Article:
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Large canvas divided into eight rectangular sections and painted with landscape motifs. The corner sections are in brown tones, the middle sections in green tones, and the center section is a square void.
Large canvas divided into eight rectangular sections and painted with landscape motifs. The corner sections are in brown tones, the middle sections in green tones, and the center section is a square void.

Object of the Week – “Release the Sun”

James Lavadour grew up around and continues to live on the Umatilla Indian Reservation outside Pendleton, Oregon. An avid hiker, Lavadour’s connection to geography and the natural world is reflected in the methodical and labor intensive process he undertakes in his daily painting practice. He has said of his work “I owe everything about my art to the land. It’s where I was educated, where I dreamed, got solace and empowerment.” In his works, the addition and removal of layers of paint or other media mimic the strata and erosion of natural formations. 

Large canvas divided into eight rectangular sections and painted with landscape motifs. The corner sections are in brown tones, the middle sections in green tones, and the center section is a square void.
James Lavadour. “Release the Sun,” 1990-9. Oil on linen, 83 x 83 in (210.8 x 210.8 cm). Tacoma Art Museum. Gift of Rebecca and Alexander C. Stewart.

Though largely abstract, Release the Sun evokes a specific landscape. A large work, it is divided into eight rectangular sections. The corner sections are in redish-brown tones, the middle sections in green tones, and the center section is a square void. The shifts in bold color, sweeping paint strokes and smears, and fragmented canvas panels distill the artist’s experience in and response to the mountainous terrain of northeastern Oregon. The skull imagery in some of the panels represents the spirits of the artist’s ancestors.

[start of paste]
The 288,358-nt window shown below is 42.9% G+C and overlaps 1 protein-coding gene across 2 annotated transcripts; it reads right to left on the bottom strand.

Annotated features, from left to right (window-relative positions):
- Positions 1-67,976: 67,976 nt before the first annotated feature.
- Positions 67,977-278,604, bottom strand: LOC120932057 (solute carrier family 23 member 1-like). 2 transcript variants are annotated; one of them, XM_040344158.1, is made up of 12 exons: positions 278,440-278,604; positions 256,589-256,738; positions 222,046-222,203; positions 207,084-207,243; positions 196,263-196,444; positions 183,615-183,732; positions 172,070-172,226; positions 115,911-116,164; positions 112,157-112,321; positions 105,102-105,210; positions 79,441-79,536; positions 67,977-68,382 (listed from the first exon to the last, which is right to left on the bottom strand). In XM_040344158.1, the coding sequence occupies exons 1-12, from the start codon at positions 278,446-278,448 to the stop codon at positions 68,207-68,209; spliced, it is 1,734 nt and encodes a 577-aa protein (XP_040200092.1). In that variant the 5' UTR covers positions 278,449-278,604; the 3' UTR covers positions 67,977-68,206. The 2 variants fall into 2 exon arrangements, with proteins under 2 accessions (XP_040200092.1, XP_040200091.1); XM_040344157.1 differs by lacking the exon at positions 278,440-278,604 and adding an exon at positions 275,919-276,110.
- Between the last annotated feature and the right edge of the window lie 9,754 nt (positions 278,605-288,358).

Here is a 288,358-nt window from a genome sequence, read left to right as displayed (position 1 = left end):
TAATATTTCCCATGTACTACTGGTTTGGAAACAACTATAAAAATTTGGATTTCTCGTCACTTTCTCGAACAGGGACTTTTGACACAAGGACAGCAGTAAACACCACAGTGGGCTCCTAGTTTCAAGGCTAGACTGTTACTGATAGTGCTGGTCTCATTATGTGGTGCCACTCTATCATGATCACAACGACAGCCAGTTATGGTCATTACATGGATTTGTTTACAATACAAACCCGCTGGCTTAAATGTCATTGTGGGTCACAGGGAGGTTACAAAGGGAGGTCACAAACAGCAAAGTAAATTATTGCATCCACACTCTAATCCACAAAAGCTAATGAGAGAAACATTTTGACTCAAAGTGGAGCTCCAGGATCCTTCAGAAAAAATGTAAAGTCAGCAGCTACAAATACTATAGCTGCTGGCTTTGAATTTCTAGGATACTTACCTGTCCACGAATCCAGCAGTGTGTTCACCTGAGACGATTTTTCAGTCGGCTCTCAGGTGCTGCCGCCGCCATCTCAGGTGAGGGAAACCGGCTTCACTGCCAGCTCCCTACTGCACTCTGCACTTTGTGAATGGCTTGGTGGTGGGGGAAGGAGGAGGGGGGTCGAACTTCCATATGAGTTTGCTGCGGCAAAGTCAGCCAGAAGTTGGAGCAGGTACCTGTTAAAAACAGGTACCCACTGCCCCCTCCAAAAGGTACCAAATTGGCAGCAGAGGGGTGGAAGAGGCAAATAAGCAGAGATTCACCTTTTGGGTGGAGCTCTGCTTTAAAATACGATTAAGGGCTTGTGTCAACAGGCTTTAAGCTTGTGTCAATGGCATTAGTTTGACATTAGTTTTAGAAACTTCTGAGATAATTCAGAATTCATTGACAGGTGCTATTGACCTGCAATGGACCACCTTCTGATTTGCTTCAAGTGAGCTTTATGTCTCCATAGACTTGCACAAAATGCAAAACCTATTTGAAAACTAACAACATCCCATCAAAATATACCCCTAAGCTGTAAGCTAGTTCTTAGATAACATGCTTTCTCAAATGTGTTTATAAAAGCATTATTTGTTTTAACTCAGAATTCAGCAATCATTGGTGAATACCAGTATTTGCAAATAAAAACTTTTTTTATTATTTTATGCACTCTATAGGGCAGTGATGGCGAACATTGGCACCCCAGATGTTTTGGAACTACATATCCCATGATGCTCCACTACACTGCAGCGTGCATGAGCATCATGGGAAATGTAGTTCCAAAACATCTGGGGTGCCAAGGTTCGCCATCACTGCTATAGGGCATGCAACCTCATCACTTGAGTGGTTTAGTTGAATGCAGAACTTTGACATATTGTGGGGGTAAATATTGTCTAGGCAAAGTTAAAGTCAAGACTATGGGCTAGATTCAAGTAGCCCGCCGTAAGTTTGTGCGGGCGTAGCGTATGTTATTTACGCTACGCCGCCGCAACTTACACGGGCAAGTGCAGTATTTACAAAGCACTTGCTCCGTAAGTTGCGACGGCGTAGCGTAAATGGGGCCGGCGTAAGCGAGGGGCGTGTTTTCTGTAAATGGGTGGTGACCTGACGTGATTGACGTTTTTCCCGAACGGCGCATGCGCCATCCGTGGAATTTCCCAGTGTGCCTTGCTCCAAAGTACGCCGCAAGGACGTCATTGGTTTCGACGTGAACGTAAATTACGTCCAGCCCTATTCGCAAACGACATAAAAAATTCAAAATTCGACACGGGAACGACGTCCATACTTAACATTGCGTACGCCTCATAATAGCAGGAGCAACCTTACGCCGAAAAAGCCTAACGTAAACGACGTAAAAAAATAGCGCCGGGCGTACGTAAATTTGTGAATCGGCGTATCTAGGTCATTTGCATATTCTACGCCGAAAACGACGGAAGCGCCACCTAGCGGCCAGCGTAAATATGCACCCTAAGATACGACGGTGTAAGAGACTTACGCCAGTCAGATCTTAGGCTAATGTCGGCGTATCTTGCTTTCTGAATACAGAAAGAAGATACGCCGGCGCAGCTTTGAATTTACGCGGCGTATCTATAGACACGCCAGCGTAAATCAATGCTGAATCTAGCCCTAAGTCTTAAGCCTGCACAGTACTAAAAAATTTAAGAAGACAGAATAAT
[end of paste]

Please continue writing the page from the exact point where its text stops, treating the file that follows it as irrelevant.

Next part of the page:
James Lavadour is a largely self-taught painter who drew early inspiration from varied sources including Romanticist artists and Chinese ink painters. He has exhibited frequently in the Northwest and around the United States. He has exhibited at the Portland Art Museum, Seattle Art Museum, Northwest Museum of Arts & Culture in Spokane, Maryhill Museum of Art, the Eiteljorg Museum of the American Indian and Western Art in Indianapolis, Indiana, and the Smithsonian’s National Museum of the America Indian. In 2013, with the assistance of his gallerist Jane Beebe of PDX Contemporary, Lavadour exhibited 15 of his paintings at the Palazzo Bembo in the 2013 Venice Biennale. 

In addition to his distinguished career as an artist, Lavadour founded the Crow’s Shadow Institute for the Arts in Pendleton, Oregon, in 1992. Crow’s Shadow has a prestigious artist-in-residence program and is the only professional fine art print publisher located on a Native American reservation in the United States. Lavadour is past-president and current board member of the institute.